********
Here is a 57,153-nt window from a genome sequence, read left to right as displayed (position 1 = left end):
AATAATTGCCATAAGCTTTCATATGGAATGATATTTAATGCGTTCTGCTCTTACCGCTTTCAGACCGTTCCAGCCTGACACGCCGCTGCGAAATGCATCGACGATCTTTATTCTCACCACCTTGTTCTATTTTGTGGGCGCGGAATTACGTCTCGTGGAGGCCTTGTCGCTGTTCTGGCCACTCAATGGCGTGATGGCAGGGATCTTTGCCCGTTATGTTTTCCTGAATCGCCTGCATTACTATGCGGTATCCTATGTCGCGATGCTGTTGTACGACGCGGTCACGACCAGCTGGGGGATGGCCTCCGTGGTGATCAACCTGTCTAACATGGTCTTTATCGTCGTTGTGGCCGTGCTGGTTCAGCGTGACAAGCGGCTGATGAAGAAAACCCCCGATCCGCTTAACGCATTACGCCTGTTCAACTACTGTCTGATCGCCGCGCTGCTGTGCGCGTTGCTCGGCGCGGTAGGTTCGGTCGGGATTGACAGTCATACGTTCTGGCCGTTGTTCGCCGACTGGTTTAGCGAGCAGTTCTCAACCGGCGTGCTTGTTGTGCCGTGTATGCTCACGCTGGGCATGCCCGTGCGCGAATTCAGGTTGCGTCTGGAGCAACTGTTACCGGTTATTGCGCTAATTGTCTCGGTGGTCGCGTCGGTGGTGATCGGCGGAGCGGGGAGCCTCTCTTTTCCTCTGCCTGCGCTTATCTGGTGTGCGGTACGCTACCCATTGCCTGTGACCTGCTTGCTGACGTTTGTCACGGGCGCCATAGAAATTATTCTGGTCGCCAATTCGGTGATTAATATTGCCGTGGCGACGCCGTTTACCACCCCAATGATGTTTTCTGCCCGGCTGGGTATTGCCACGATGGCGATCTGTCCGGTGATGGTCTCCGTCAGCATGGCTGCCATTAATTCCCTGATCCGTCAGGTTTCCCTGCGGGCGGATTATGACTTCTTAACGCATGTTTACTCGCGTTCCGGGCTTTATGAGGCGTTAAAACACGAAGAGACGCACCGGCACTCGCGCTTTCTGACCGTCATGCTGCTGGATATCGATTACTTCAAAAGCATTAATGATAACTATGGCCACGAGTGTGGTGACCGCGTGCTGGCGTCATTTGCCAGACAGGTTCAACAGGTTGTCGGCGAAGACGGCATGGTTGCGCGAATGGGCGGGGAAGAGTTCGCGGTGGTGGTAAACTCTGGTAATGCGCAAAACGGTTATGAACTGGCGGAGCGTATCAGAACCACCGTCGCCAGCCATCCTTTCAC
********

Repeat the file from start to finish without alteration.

Here is a 57,153-nt window from a genome sequence, read left to right as displayed (position 1 = left end):
AATAATTGCCATAAGCTTTCATATGGAATGATATTTAATGCGTTCTGCTCTTACCGCTTTCAGACCGTTCCAGCCTGACACGCCGCTGCGAAATGCATCGACGATCTTTATTCTCACCACCTTGTTCTATTTTGTGGGCGCGGAATTACGTCTCGTGGAGGCCTTGTCGCTGTTCTGGCCACTCAATGGCGTGATGGCAGGGATCTTTGCCCGTTATGTTTTCCTGAATCGCCTGCATTACTATGCGGTATCCTATGTCGCGATGCTGTTGTACGACGCGGTCACGACCAGCTGGGGGATGGCCTCCGTGGTGATCAACCTGTCTAACATGGTCTTTATCGTCGTTGTGGCCGTGCTGGTTCAGCGTGACAAGCGGCTGATGAAGAAAACCCCCGATCCGCTTAACGCATTACGCCTGTTCAACTACTGTCTGATCGCCGCGCTGCTGTGCGCGTTGCTCGGCGCGGTAGGTTCGGTCGGGATTGACAGTCATACGTTCTGGCCGTTGTTCGCCGACTGGTTTAGCGAGCAGTTCTCAACCGGCGTGCTTGTTGTGCCGTGTATGCTCACGCTGGGCATGCCCGTGCGCGAATTCAGGTTGCGTCTGGAGCAACTGTTACCGGTTATTGCGCTAATTGTCTCGGTGGTCGCGTCGGTGGTGATCGGCGGAGCGGGGAGCCTCTCTTTTCCTCTGCCTGCGCTTATCTGGTGTGCGGTACGCTACCCATTGCCTGTGACCTGCTTGCTGACGTTTGTCACGGGCGCCATAGAAATTATTCTGGTCGCCAATTCGGTGATTAATATTGCCGTGGCGACGCCGTTTACCACCCCAATGATGTTTTCTGCCCGGCTGGGTATTGCCACGATGGCGATCTGTCCGGTGATGGTCTCCGTCAGCATGGCTGCCATTAATTCCCTGATCCGTCAGGTTTCCCTGCGGGCGGATTATGACTTCTTAACGCATGTTTACTCGCGTTCCGGGCTTTATGAGGCGTTAAAACACGAAGAGACGCACCGGCACTCGCGCTTTCTGACCGTCATGCTGCTGGATATCGATTACTTCAAAAGCATTAATGATAACTATGGCCACGAGTGTGGTGACCGCGTGCTGGCGTCATTTGCCAGACAGGTTCAACAGGTTGTCGGCGAAGACGGCATGGTTGCGCGAATGGGCGGGGAAGAGTTCGCGGTGGTGGTAAACTCTGGTAATGCGCAAAACGGTTATGAACTGGCGGAGCGTATCAGAACCACCGTCGCCAGCCATCCTTTCAC